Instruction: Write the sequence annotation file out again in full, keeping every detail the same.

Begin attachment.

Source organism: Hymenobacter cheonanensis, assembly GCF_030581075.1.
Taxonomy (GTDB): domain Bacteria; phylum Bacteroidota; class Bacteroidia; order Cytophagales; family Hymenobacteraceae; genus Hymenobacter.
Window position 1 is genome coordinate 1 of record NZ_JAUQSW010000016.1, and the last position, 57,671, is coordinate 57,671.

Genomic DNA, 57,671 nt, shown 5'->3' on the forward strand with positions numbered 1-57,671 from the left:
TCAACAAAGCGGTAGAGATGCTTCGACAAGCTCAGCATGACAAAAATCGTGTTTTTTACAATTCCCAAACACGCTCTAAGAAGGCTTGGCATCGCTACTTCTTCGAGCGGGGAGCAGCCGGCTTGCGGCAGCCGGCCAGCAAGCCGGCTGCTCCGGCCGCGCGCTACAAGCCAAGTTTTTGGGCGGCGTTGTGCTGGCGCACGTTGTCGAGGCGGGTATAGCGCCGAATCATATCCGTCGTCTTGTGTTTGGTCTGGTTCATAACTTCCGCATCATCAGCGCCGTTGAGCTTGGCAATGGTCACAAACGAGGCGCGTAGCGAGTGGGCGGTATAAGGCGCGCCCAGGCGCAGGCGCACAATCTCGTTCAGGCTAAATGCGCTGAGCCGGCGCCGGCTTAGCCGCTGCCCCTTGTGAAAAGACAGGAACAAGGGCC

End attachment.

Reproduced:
Source organism: Hymenobacter cheonanensis, assembly GCF_030581075.1.
Taxonomy (GTDB): domain Bacteria; phylum Bacteroidota; class Bacteroidia; order Cytophagales; family Hymenobacteraceae; genus Hymenobacter.
Window position 1 is genome coordinate 1 of record NZ_JAUQSW010000016.1, and the last position, 57,671, is coordinate 57,671.

Genomic DNA, 57,671 nt, shown 5'->3' on the forward strand with positions numbered 1-57,671 from the left:
TCAACAAAGCGGTAGAGATGCTTCGACAAGCTCAGCATGACAAAAATCGTGTTTTTTACAATTCCCAAACACGCTCTAAGAAGGCTTGGCATCGCTACTTCTTCGAGCGGGGAGCAGCCGGCTTGCGGCAGCCGGCCAGCAAGCCGGCTGCTCCGGCCGCGCGCTACAAGCCAAGTTTTTGGGCGGCGTTGTGCTGGCGCACGTTGTCGAGGCGGGTATAGCGCCGAATCATATCCGTCGTCTTGTGTTTGGTCTGGTTCATAACTTCCGCATCATCAGCGCCGTTGAGCTTGGCAATGGTCACAAACGAGGCGCGTAGCGAGTGGGCGGTATAAGGCGCGCCCAGGCGCAGGCGCACAATCTCGTTCAGGCTAAATGCGCTGAGCCGGCGCCGGCTTAGCCGCTGCCCCTTGTGAAAAGACAGGAACAAGGGCC